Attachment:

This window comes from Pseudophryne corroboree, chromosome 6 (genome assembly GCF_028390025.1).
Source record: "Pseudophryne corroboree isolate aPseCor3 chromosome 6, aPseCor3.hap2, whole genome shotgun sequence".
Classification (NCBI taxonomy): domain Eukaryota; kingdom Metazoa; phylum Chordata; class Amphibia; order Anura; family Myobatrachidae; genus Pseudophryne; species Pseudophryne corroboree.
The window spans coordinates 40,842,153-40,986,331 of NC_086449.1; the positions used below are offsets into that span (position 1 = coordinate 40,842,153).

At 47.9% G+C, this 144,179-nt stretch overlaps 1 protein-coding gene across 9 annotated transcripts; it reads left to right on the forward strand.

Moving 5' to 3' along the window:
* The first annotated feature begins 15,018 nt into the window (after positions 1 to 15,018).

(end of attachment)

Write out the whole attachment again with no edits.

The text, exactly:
This window comes from Pseudophryne corroboree, chromosome 6 (genome assembly GCF_028390025.1).
Source record: "Pseudophryne corroboree isolate aPseCor3 chromosome 6, aPseCor3.hap2, whole genome shotgun sequence".
Classification (NCBI taxonomy): domain Eukaryota; kingdom Metazoa; phylum Chordata; class Amphibia; order Anura; family Myobatrachidae; genus Pseudophryne; species Pseudophryne corroboree.
The window spans coordinates 40,842,153-40,986,331 of NC_086449.1; the positions used below are offsets into that span (position 1 = coordinate 40,842,153).

At 47.9% G+C, this 144,179-nt stretch overlaps 1 protein-coding gene across 9 annotated transcripts; it reads left to right on the forward strand.

Moving 5' to 3' along the window:
* The first annotated feature begins 15,018 nt into the window (after positions 1 to 15,018).